Just how far will a college go to win the NCAA tournament? For a few teams the Secretary of Education calls "bad apples," it may be too far. These schools are not putting true student athletes on the court.
A new study of graduation rates will show almost half of the African American student athletes who will play in the NCAA basketball tournament will not graduate. And at some schools, the graduation rate for basketball players -black and white- is abysmal.
At UConn for instance, over the last four years, an average of only 25% of its men's basketball players graduated and only 14% of its African American players got a degree. Kentucky had a 31% graduation average. At Syracuse it's just about half. CNN's Drew Griffin investigates.
Don't miss 'The Real March Madness' this Sunday during an all new CNN Presents at 8:00 pm ET, re-airing at 11:00 pm and 2:00 am ET.
Law enforcement says it's one of the biggest, most brazen crimes in the U.S. – criminals stealing your tax refund by stealing your identity, going online, and getting the refund money. Police even call it the new "crack cocaine of crime," and in some Florida neighborhoods, it's actually replaced street level drug dealing. Police officials and the Tampa mayor blame the IRS because it allows the refunds to be put on debit cards, and sends out the return before completely checking the information.
For the first time, our investigation shows the fraud as it's happening on the streets of North Miami Beach and Tampa, Florida, we interview two police detectives who are themselves victims, and talk to a police informant who teaches people how to do tax refund fraud. In an exclusive interview, the IRS deputy commissioner says it's a "balancing act" to get the returns out fast to legitimate taxpayers and keep fraudulent ones from going to criminals. The IRS has identified $6.5 billion in ID-related tax refund fraud last year, but does not know how much was going undetected.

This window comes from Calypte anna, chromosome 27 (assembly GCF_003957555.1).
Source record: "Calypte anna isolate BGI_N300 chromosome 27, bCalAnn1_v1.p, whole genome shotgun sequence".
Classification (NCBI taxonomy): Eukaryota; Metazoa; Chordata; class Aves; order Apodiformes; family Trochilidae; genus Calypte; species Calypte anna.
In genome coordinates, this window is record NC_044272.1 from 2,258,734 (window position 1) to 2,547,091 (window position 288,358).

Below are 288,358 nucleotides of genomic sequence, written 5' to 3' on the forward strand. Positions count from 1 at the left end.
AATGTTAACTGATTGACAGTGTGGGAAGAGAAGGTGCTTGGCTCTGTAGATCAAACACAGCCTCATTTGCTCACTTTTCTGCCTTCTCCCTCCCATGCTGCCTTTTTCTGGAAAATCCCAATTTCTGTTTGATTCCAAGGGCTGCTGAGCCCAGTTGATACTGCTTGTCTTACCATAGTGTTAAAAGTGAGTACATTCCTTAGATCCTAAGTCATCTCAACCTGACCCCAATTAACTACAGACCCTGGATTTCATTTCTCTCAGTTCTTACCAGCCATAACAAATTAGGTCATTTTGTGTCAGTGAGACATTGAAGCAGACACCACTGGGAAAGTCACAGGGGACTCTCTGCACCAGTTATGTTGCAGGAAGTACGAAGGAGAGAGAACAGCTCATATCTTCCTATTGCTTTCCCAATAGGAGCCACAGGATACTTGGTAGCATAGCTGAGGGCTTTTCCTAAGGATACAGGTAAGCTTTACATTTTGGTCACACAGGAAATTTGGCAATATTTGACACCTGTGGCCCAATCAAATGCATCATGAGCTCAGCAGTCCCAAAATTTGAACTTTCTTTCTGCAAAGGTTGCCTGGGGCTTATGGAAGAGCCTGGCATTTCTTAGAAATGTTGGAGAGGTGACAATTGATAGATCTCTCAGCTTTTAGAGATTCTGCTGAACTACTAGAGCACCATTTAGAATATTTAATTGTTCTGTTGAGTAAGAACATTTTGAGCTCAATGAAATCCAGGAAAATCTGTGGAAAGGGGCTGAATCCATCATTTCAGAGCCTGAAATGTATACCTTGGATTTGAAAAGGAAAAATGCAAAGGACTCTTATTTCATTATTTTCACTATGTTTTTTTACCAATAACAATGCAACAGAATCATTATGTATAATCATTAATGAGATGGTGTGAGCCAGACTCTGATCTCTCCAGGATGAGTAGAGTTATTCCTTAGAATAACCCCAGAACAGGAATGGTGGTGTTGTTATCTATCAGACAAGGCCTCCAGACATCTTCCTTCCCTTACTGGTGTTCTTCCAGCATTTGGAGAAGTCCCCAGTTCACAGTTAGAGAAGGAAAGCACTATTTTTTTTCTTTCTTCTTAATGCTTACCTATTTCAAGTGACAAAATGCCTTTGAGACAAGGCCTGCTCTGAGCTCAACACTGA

"Refund Robbery" is one of four riveting stories you won't want to miss this Sunday on CNN Presents at 8:00 pm ET, replaying at 11:00 pm ET and 2:00 am ET
It's been said that while baseball may be America's favorite past-time, football is its passion. The mentality of the sport is violent by nature, but some players and coaches crossed a fine line that separates fierce competition from thuggery.
The NFL has concluded that the New Orleans Saints have been involved in what's been referred to as "Bounty Hunting," where payoffs were made for inflicting game-ending injuries on other teams' star players.
Just how did the bounty or incentive programs work?
And how prevalent are they in the NFL? CNN's Ed Lavandera investigates.
"Bounty Hunters" is one of four riveting stories you won’t want to miss this Sunday on CNN Presents at 8:00 pm ET, replaying at 11:00 pm ET and 2:00 am ET.
It's likely among one of the most dangerous places a team of journalists has ever traveled for CNN. The random and indiscriminate killing of citizens in Homs, Syria made this a story the world had to see.
This one-hour documentary will expose a side of the story that rarely gets reported: the behind the scenes stories of those who helped the team of journalists along the way, the tough choices CNN executives made to keep their team safe, the dangerous journey into the heart of the onslaught, and the unfiltered account of those reporting and surviving a trip into hell.
Don't miss CNN Presents: 72 Hours Under Fire this Sunday at 8:00 pm ET, reairing at 11:00 pm and 2:00 am ET.
It’s the highest honor in the Catholic Church, but what does it take to become a saint? The mysterious saint-making tradition that started in the Middle Ages is still alive and well today. But these days, you not only need a couple of miracles—you need power, influence, and lots of money.
Drew Griffin examines the business of making saints, one of three in-depth stories in one riveting hour hosted by CNN’s Randi Kaye and Dr. Sanjay Gupta. Don't miss CNN Presents this Saturday at 8pm ET, re-airing at 11pm and 2am ET.